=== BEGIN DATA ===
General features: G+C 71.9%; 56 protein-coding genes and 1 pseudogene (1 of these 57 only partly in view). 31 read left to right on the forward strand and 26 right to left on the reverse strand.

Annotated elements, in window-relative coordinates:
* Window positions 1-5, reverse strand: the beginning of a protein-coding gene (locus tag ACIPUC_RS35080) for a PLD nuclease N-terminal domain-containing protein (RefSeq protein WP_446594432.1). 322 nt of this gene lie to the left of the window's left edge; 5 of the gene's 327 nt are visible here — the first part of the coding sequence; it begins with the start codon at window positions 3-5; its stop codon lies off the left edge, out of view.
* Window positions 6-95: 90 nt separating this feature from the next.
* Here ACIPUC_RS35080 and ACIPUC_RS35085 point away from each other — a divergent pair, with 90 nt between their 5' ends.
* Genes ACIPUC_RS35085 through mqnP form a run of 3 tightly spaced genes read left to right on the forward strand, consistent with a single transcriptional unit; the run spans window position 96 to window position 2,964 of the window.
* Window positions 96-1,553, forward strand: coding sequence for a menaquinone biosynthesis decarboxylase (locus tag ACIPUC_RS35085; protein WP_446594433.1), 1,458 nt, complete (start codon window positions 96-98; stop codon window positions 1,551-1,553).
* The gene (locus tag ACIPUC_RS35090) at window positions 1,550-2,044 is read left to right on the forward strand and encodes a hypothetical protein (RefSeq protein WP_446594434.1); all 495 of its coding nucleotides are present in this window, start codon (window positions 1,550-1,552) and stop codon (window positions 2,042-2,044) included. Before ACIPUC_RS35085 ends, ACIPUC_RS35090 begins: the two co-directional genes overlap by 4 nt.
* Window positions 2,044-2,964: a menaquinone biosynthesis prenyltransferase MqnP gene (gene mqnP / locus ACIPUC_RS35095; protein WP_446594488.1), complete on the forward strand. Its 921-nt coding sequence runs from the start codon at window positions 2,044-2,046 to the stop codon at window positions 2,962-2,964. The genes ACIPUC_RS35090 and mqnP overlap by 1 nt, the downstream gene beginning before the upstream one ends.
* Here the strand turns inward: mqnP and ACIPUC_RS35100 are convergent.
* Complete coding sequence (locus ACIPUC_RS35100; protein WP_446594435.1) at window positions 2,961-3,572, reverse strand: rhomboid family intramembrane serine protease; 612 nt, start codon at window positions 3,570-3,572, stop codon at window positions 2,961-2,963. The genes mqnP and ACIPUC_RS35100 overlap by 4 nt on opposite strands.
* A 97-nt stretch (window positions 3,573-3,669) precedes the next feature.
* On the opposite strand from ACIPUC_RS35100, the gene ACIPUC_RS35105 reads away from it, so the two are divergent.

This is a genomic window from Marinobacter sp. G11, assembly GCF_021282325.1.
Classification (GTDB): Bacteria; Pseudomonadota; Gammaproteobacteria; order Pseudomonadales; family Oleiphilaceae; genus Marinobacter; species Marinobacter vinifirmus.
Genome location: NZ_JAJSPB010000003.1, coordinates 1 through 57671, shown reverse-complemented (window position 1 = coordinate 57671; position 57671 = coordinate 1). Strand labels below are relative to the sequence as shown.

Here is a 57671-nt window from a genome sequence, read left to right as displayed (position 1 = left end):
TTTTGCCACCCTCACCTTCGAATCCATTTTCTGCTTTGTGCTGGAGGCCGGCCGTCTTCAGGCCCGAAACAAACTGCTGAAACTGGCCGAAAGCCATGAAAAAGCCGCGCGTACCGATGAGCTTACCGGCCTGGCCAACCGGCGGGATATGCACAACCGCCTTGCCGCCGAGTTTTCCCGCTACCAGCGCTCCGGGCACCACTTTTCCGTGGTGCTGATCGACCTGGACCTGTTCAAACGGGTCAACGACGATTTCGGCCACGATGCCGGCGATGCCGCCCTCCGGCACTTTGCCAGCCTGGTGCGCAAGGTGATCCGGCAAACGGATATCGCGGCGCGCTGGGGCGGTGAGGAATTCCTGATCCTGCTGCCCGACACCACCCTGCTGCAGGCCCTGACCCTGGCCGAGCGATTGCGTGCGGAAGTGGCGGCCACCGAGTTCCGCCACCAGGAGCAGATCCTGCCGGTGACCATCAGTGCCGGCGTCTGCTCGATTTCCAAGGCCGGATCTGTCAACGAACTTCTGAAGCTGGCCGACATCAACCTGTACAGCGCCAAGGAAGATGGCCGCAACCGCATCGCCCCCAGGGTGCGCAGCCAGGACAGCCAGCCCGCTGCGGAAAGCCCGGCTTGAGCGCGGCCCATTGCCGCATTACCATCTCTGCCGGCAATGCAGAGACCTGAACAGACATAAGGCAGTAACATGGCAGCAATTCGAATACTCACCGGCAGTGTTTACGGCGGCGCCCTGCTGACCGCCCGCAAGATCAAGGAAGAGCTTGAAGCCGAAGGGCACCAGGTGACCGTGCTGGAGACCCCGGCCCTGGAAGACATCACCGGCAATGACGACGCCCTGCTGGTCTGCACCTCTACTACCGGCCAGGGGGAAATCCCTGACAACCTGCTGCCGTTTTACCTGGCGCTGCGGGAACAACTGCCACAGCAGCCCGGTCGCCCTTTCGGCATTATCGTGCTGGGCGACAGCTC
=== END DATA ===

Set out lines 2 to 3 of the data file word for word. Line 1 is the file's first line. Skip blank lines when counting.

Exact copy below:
Annotated elements, in window-relative coordinates:
* Window positions 1-5, reverse strand: the beginning of a protein-coding gene (locus tag ACIPUC_RS35080) for a PLD nuclease N-terminal domain-containing protein (RefSeq protein WP_446594432.1). 322 nt of this gene lie to the left of the window's left edge; 5 of the gene's 327 nt are visible here — the first part of the coding sequence; it begins with the start codon at window positions 3-5; its stop codon lies off the left edge, out of view.